Chilean table grape exporters say an abundance of Flame seedless grapes in poor condition has stifled prices in the U.S. market, but they are optimistic the scenario will improve moving into March.
The export season is running at least two weeks later than last year with many only recently kicking off shipments from the central regions, but suppliers told Fresh Fruit Portal growing conditions had been good this campaign.
“Generally we’re running quite a bit later, and volumes are still low. That has delayed the programs that we have in different countries and prices have been lower than expected,” Compañia Frutera Santa Maria commercial manager Cristian Urban said.
The U.S. market had been strong until around mid-January when volumes of unpopular Flame seedless started to arrive, he said.
According to Chilean exporters we spoke to, the widespread poor condition of the variety – along with its small berry size and underwhelming taste in comparison to newer red cultivars – has had a huge impact on the U.S. market over recent weeks.
“It is a variety that is no longer competing with the new red seedless varieties, both from Chile and Peru. Now we have an oversupply of fruit with problems that effectively can’t be sold, and that is impacting on sales of other varieties as well,” Urban said.
He explained U.S. supermarkets had not yet begun imported grape promotions and believed the market situation would be “quite bleak” for the next two or three weeks.
But he emphasized that despite the challenges, this season had been going better than the 2016-17 deal that saw rock-bottom prices.
Verfrut commercial manager Sebastian Rodriguez said the market situation had started out well for red varieties in Asian market like South Korea and green varieties in the U.S., and speculated Chile could see record production with more than 100 million boxes this season.
“The U.S. market is receiving a lot of fruit at the moment, but in two or three weeks the volumes should alleviate and the prices should increase,” he said.
“In reds the last varieties are being shipped out of both Peru and northern Chile, and from the central regions of Chile they’re now beginning with the Crimson variety.”
He added there was “no longer a market” for Flame as retailers simply no longer wanted it.
While these few weeks may be tough for Chilean shippers, Rodriguez was optimistic for the rest of the season, which typically lasts through week 16.
A representative of Rio Blanco said the company had so far only harvested a quarter of its grapes, with much of the volume currently in transit to the U.S.
According to commercial manager Nicolas Damm, prices in the U.S. market have come down faster than expected this season.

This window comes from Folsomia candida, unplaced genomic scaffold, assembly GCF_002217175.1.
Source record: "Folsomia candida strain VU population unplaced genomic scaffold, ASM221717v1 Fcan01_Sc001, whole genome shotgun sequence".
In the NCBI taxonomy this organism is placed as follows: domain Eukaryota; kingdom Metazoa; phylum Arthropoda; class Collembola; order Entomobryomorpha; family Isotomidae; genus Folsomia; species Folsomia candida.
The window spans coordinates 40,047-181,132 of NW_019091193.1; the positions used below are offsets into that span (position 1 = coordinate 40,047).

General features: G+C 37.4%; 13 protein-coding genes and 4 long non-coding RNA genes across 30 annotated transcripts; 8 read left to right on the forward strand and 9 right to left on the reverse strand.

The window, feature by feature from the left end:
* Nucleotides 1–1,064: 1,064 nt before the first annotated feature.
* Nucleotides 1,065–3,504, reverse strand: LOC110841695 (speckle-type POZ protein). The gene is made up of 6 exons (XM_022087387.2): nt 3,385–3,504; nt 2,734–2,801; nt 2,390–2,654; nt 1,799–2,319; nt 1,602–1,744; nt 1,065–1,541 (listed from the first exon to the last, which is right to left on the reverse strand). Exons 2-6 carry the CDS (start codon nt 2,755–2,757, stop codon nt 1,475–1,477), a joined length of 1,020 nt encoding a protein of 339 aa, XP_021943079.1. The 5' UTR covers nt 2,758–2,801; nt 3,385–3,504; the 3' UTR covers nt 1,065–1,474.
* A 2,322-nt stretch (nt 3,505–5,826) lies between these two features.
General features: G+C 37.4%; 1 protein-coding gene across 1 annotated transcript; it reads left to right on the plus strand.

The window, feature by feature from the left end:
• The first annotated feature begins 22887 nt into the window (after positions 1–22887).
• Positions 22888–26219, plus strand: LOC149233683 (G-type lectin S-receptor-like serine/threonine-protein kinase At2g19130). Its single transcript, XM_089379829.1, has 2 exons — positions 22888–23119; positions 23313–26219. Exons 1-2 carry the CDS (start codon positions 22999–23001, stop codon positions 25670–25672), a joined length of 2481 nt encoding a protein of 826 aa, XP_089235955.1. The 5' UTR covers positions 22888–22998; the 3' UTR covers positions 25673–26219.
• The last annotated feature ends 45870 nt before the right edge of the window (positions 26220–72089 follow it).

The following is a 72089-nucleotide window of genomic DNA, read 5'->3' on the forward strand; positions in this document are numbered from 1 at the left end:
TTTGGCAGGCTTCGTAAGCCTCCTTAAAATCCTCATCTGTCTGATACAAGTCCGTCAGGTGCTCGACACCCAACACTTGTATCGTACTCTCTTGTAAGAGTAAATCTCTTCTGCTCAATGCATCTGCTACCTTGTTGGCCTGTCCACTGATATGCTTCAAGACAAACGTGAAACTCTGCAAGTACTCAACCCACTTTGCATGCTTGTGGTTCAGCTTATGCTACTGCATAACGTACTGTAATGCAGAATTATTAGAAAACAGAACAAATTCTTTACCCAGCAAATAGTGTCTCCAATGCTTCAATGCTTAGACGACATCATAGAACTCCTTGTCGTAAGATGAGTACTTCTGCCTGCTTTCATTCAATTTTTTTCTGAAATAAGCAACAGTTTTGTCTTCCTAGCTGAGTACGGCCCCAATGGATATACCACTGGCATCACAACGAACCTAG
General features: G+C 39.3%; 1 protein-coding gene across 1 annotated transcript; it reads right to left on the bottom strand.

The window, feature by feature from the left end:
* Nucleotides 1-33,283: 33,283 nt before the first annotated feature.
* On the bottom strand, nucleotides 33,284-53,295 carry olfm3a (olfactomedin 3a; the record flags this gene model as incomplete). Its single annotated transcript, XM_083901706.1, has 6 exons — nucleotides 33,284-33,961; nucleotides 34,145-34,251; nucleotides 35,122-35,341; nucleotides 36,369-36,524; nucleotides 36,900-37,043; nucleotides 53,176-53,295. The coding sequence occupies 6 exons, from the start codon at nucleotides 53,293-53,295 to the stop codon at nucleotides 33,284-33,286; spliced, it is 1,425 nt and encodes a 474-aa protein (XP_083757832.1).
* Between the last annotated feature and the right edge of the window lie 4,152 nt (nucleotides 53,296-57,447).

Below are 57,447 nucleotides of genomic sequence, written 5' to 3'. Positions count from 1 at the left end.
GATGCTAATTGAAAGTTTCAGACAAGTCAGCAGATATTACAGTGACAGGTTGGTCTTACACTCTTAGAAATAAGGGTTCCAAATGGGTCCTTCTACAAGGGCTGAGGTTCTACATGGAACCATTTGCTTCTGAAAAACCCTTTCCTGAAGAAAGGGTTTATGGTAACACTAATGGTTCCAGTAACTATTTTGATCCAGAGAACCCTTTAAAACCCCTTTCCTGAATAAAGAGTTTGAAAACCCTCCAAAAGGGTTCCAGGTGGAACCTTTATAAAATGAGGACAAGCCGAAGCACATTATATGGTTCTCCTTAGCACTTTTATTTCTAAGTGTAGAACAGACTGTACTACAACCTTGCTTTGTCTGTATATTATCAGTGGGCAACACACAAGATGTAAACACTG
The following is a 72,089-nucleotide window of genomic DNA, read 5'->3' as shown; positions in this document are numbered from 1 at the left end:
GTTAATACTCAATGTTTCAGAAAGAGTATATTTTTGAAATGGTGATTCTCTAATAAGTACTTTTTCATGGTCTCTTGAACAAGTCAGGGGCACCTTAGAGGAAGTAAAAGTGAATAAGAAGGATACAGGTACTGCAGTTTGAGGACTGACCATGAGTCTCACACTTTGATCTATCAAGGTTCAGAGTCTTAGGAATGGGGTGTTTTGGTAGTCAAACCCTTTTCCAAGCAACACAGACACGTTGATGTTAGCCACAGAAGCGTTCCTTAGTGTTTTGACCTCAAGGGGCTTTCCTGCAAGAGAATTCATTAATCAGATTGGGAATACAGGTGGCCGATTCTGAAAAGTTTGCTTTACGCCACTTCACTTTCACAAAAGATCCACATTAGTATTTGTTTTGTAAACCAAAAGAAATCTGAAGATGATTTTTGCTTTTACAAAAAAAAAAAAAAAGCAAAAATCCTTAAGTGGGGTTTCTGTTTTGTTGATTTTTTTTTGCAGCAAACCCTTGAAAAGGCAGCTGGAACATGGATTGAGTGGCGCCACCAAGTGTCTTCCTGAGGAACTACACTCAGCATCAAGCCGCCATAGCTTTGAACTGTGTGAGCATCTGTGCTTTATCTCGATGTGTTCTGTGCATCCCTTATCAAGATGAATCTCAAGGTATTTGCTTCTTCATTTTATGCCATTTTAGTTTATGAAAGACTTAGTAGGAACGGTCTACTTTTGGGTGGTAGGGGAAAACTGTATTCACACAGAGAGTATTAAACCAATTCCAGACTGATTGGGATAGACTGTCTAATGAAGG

“We have lower shipments from Chile compared to last year and the year before, and so I think the varietal reconversion taking place is very evident,” he said.
“Early traditional varieties like Flame and others are being very affected in the U.S. market, so I think that now growers are planting more new varieties that will benefit them. We have realized that there is no space for fruit with quality and condition problems.”
The challenging situation with red varieties in the U.S. market has also brought down the market for green and even black grapes, he said.
Damm noted that Peru – which supplies the U.S. immediately before Chile – has an abundance of new varieties. The Andean country’s climate and more relaxed plant import restrictions have meant growers there can produce modern cultivars much more quickly and efficiently, he explained.
Rio Blanco also ships to Europe, and Damm said expectations were high for late-season red varieties in that market partly due to lower production in South Africa, but he pointed out that high volumes of green varieties from India would impact heavily on that category.
Hardly any Chilean grapes have yet arrived in the Asian market due to the late start to the season and long transit times, he added.
Stable exports from northern Chile
With volumes now winding down from Chile’s northern regions, production levels are expected to be in line with the previous season.
Copiapo Valley Agricultural Producers and Exporters Association (APECO) president Lina Arrieta said the season in the Atacama and Copiapo regions had gotten off to a slow start in late November but had picked up the pace by mid-December.
By week 5 some 5.9 million boxes had been shipped, with early varieties more focused on the U.S. and later varieties largely being sent to Asia and, to a lesser extent, Europe.
Arrieta expects the season to end with total exports close to the 2016-17 season, when 9 million boxes were shipped.
She also pointed out that in 2012 the northern regions were shipping around 12-14 million boxes of fruit, but volumes have come down due to flooding, frosts, and also varietal reconversion.
“Just as in the south [of Chile], growers are betting on new varieties that have a greater per-hectare productivity,” she said.
In addition, Arrieta said the weaker U.S. dollar had been challenging this year.
The latest varieties from northern Chilean are expected to be shipped in the first half of March, according to Arrieta.